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3 The Baseline Nuclear Exchange
Pages 13-16

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From page 13...
... In defining the baseline case, the committee has sought to establish a credible, generalized account of the extent of a possible general nuclear war in the mid-1980s; hence it is not necessary to specify the manner in which this general war might begin or might escalate from the initial use of nuclear weapons or to designate specific weapons for specific targets. United States and Soviet nuclear forces reportedly now include about 50,000 nuclear weapons, with a total yield of some 13,000 Mt.
From page 14...
... In a general nuclear war between the United States and the Soviet Union, the committee has assumed that all member nations of NATO and the Warsaw Pact would be involved and targeted for strategic weapons. The significance of this assumption to the study is that a number of targets located in urban areas, which are the major source of smoke, are found outside the United States and Soviet Union.
From page 15...
... This would be consistent with each side's attacking each of the other side's strategic missile silos with two weapons in order to improve the kill probability; multiple attacks on several hundred military and civilian airfields capable of sustaining redeployed strategic aircraft; multiple attacks on submarine and naval bases; extensive attacks against the central civilian and military command and control systems, the critical nodes in the military communications system and facilities necessary to exploit intelligence assets for real-time targeting and damage assessment; and multiple attacks on several hundred major theater military targets. The committee has assumed that each side would, as a second priority, attack the other's economic base necessary to sustain its .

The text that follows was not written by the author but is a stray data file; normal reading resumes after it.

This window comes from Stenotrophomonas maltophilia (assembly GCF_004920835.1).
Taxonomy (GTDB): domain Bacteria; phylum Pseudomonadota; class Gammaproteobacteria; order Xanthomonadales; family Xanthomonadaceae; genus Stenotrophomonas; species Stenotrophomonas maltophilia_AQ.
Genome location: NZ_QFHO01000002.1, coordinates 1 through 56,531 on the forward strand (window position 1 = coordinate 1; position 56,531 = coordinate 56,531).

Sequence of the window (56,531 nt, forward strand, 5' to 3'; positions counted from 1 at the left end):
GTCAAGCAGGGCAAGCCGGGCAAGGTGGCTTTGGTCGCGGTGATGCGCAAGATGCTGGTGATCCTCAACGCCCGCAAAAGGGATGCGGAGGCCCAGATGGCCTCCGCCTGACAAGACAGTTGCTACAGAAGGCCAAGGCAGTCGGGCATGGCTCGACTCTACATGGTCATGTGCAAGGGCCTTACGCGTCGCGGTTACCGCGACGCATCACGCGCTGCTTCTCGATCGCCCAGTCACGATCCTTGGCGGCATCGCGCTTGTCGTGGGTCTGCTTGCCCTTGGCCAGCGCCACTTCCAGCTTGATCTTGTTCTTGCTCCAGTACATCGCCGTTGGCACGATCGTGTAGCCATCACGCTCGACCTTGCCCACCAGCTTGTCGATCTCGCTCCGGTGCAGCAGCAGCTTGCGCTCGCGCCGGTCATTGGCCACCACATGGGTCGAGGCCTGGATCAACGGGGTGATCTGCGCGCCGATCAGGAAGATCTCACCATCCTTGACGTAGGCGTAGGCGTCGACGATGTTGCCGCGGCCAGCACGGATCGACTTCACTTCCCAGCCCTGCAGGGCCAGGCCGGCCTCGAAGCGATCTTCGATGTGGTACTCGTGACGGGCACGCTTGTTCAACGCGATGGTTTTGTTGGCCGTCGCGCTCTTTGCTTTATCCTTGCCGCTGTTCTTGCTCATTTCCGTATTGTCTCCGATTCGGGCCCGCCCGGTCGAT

From page 16...
... It is important to note that this weapons exchange assumes that all targets would have been chosen to have direct or indirect impact on the ability of the two sides to conduct or sustain military operations or to emerge from the hostilities in a superior position. No targets would be chosen to maximize worldwide population fatalities or long-term effects on the biosphere.

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